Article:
This is not an issue of Chinese quality standards, but of international trends spearheaded by US business interests. Product and labor standards in China are lax, rarely enforced and easily evaded—which is precisely why American companies choose Chinese subcontractors in the first place.

National markets are compelled by the logic of globalization to deregulate and reduce legal and labor standards. As the World Bank approvingly noted in its Doing Business 2007: How to Reform report, 43 countries enacted sweeping deregulations of business registration processes in 2005-06, including vastly curtailing border inspections, legal codes and other protections.

The same process that encourages highly exploitative and corrupt conditions in developing countries finds expression in the degradation of safety and health standards in the US, where regulatory agencies have been steadily undermined and co-opted through the appointment of “free market” ideologues, funding cuts and lobbying by the industries they are charged with overseeing.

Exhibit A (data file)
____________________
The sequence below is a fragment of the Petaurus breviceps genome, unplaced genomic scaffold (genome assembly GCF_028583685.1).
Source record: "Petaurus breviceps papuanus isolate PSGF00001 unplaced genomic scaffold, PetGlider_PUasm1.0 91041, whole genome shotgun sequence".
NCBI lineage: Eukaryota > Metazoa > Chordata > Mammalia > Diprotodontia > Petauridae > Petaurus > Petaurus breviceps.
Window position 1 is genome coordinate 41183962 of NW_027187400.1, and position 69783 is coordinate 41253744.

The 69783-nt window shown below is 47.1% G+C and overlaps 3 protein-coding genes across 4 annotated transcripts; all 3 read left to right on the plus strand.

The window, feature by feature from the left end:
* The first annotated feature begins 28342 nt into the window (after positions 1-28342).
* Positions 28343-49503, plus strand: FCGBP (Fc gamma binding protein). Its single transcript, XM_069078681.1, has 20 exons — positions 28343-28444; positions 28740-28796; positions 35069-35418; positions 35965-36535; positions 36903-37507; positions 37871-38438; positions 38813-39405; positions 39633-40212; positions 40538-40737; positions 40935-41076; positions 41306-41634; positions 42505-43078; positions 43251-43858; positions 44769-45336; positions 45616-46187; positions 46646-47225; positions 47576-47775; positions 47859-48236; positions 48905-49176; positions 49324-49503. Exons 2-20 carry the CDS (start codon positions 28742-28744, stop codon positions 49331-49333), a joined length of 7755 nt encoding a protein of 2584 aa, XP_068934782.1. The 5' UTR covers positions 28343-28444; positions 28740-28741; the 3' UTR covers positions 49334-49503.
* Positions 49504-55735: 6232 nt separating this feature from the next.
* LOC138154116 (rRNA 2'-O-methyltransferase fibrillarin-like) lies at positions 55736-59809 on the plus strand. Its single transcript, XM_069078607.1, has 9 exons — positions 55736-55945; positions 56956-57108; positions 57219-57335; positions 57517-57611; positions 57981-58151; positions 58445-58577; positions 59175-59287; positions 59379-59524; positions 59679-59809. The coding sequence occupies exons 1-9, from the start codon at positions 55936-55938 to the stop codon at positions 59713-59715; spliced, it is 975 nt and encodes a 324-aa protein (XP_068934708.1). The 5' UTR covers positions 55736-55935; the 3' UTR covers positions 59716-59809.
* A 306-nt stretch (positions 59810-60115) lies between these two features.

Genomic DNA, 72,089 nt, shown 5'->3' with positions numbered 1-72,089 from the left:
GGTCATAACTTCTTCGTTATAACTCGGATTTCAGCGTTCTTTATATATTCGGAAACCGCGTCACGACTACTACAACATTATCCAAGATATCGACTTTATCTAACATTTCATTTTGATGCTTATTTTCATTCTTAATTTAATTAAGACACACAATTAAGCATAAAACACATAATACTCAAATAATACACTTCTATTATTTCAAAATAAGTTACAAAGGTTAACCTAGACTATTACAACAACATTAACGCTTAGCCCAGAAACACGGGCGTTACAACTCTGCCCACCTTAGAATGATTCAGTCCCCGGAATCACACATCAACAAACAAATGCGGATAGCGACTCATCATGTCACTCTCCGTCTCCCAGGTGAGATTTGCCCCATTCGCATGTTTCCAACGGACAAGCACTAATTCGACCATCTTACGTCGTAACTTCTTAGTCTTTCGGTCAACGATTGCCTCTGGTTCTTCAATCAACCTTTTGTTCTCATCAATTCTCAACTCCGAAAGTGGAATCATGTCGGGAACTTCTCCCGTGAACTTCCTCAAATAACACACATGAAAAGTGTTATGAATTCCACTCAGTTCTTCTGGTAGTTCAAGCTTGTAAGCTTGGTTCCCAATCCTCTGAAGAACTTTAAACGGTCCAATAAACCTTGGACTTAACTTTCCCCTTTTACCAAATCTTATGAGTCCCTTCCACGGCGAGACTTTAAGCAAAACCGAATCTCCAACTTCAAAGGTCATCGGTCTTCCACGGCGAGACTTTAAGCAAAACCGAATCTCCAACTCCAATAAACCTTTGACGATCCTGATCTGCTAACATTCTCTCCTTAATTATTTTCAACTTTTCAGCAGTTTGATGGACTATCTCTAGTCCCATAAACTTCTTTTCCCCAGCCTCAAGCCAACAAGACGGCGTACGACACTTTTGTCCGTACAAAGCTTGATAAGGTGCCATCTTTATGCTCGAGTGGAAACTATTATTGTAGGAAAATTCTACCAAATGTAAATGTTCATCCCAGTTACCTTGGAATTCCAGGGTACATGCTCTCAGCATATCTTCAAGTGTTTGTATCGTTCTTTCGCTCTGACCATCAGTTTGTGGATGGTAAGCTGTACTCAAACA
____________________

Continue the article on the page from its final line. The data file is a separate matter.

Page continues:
In the case of the Consumer Product Safety Commission, the US federal body responsible for monitoring toys and a wide range of other products, budget cuts and limited authority cripple industry oversight. Meanwhile, the sheer volume of products on the market has increased exponentially. The agency has no authority to test any of the 15,000 products it regulates before they go to market, and can only ask a company to issue a voluntary recall, no matter how serious the hazards a product may pose.

CPSC spokesperson Julie Vallese told Washington Post readers in a question and answer session August 14, “It is the obligation of the importer to make sure that the product it is importing meets the US safety standards. It is also the importer’s obligation to report to the CPSC any time it learns a product is in violation of safety standards.”

According to Perry Gottesfeld, executive director of Occupational Knowledge International, the CPSC allows recalled products that are returned to offending companies to be exported to countries with weaker consumer protections.

Even more than the CPSC, the US Food and Drug Administration has been subjected to drastic budget cuts and staff reductions in recent years. Since 2003, the agency’s food safety division budget has been cut in half. Only 625 employees are responsible for inspecting 80,000 domestic food processors and the exploding import market. At present, the FDA estimates it inspects less than one percent of all food and medical imports to the United States.